With the advent of new battery technologies, car batteries can reach voltages of 800V and beyond. Following this trend, EV charger designers will face a common problem of maintaining isolation levels and system reliability.

Solar technologies (photovoltaic inverters) with DC bus voltages in the range of 1,000V to 1,200V are widely used in electric vehicle charging designs. These isolation technologies have been proven for over a decade and are well known for their reliability.

Myth #7: EVs still require drivers to go to a charging station to “power up,” just like going to a gas station

There are now many different ways to charge at home, and consumers can choose to automatically charge their EVs when electricity bills are lower, such as at night. Most modern homes or homes with garages are equipped with 240V plugs that can provide 100 to 200 miles of range on a charge.

Even an ultra-low-power charger installed in a home garage that connects to a standard 120V plug can achieve 40 to 60 miles of range on an overnight charge. For most drivers, charging at home every day is the easiest and most convenient way to charge.

Myth No. 8: Electric vehicles take too long to charge, and DC charging stations will not significantly improve charging speed

DC charging stations are Class 3 chargers with power levels ranging from 120kW to 240kW. These charging stations use an external charger to supply high-voltage (300V to 750V) DC power directly to the vehicle battery, up to 400A. Level 3 chargers typically charge the battery to 80% in 30 minutes.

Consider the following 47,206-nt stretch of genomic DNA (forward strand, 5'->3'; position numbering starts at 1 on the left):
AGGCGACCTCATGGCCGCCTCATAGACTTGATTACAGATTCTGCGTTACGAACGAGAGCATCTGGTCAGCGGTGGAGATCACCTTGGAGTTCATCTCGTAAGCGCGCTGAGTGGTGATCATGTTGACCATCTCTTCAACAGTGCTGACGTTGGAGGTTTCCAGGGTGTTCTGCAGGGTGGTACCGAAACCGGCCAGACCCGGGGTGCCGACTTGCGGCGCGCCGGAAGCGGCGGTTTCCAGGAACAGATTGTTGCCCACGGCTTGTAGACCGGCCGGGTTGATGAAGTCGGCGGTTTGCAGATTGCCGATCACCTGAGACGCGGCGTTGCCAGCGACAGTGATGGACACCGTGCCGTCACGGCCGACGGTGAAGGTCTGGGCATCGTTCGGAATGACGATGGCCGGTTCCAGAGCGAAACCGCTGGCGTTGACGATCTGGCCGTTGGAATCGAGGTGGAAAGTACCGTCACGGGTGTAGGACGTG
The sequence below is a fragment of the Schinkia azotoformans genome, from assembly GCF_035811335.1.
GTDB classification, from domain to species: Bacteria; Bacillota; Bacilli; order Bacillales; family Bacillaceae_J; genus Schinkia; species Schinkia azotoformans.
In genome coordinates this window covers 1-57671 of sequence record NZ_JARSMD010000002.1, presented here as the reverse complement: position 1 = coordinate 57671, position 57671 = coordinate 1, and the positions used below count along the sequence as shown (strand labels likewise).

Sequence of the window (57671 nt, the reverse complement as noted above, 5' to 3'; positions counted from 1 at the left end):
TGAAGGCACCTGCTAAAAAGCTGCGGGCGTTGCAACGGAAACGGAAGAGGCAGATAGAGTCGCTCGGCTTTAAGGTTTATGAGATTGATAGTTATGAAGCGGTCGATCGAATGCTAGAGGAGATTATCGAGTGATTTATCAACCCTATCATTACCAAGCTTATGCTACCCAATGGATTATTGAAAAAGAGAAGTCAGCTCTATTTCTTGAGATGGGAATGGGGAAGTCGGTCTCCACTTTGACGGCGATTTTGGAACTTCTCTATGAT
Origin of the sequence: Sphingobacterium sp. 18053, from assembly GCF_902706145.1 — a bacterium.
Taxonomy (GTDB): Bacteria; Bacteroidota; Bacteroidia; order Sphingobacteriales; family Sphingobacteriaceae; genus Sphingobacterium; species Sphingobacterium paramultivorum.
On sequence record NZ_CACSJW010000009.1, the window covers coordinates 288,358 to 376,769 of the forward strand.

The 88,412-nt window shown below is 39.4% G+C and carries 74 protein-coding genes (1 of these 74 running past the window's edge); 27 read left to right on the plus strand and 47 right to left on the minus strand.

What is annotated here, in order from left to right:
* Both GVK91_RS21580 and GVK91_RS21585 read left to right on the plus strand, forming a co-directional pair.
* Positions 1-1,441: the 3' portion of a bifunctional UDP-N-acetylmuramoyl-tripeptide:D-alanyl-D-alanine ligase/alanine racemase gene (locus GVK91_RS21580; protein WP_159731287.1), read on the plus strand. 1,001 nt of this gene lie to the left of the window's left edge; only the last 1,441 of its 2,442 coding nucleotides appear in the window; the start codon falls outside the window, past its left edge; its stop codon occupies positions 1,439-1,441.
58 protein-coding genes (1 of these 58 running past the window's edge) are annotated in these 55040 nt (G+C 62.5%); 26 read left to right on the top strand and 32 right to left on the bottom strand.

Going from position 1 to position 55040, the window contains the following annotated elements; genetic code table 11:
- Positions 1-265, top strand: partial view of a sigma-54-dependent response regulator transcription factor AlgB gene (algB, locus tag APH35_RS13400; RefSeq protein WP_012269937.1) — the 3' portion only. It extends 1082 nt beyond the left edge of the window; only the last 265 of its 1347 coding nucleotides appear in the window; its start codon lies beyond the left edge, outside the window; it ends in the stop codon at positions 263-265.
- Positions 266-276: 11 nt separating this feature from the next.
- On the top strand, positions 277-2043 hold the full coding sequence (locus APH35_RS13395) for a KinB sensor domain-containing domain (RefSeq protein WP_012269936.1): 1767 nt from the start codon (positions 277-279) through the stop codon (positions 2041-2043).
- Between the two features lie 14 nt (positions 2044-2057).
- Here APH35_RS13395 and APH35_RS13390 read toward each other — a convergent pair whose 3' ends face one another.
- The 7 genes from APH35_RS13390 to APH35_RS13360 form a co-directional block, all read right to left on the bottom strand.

Higher power levels can be achieved by stacking modular converters. There are several standards around the world (such as the ChaoJi standard) that allow Level 3 chargers to power levels up to 900kW, which reduces charging time to 10 minutes, depending on battery capacity.

Myth #9: Wi-Fi connection of EV chargers to the cloud is unnecessary

Given that buildings are equipped with limited power sources, it is necessary to connect EV chargers to the cloud via a wireless network. The wireless network allows users to manage the total charging load of the electric vehicle in real time.

In addition, the wireless network helps control power distribution at each EV charging point. Wireless networks can also charge electric vehicles during off-peak hours, saving on electricity bills.

Myth #10: Existing building infrastructure and parking lots are pre-wired for EV charging

Wireless connectivity is the most convenient solution when installing a new EV charging station. Wireless connectivity standards need to meet high RF environment and data throughput and latency requirements, with typical requirements including charging data update rates of 1 per second. With wireless connectivity (mesh networking), the system can be expanded to accommodate hundreds or even thousands of EV chargers.

Myth #11: Connectivity doesn’t play a role in EV charging

Connectivity can assist with EV charging by meeting user interface and access control requirements. This feature enables access control to be managed from the cloud (usually via the user’s smartphone app). Additionally, the connectivity feature supports uploading billing information and placeholder data to the cloud.